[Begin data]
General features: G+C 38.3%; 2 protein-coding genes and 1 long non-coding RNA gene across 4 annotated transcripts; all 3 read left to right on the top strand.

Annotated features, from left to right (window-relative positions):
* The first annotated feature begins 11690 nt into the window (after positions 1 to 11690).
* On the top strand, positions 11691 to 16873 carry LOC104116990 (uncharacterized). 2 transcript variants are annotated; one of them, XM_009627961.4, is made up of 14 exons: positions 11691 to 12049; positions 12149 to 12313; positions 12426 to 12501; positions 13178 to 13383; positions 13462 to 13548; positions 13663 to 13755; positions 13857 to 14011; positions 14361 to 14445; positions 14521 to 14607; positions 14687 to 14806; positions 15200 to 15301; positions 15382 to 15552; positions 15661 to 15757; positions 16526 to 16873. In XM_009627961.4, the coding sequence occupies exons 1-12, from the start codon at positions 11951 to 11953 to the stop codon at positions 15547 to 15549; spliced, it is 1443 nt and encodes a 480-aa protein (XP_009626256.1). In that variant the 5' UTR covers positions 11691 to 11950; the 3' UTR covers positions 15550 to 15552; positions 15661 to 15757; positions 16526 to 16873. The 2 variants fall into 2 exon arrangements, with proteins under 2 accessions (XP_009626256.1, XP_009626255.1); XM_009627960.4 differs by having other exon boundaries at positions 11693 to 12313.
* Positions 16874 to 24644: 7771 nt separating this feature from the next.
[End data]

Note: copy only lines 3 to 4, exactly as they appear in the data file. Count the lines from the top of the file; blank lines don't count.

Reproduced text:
* The first annotated feature begins 11690 nt into the window (after positions 1 to 11690).
* On the top strand, positions 11691 to 16873 carry LOC104116990 (uncharacterized). 2 transcript variants are annotated; one of them, XM_009627961.4, is made up of 14 exons: positions 11691 to 12049; positions 12149 to 12313; positions 12426 to 12501; positions 13178 to 13383; positions 13462 to 13548; positions 13663 to 13755; positions 13857 to 14011; positions 14361 to 14445; positions 14521 to 14607; positions 14687 to 14806; positions 15200 to 15301; positions 15382 to 15552; positions 15661 to 15757; positions 16526 to 16873. In XM_009627961.4, the coding sequence occupies exons 1-12, from the start codon at positions 11951 to 11953 to the stop codon at positions 15547 to 15549; spliced, it is 1443 nt and encodes a 480-aa protein (XP_009626256.1). In that variant the 5' UTR covers positions 11691 to 11950; the 3' UTR covers positions 15550 to 15552; positions 15661 to 15757; positions 16526 to 16873. The 2 variants fall into 2 exon arrangements, with proteins under 2 accessions (XP_009626256.1, XP_009626255.1); XM_009627960.4 differs by having other exon boundaries at positions 11693 to 12313.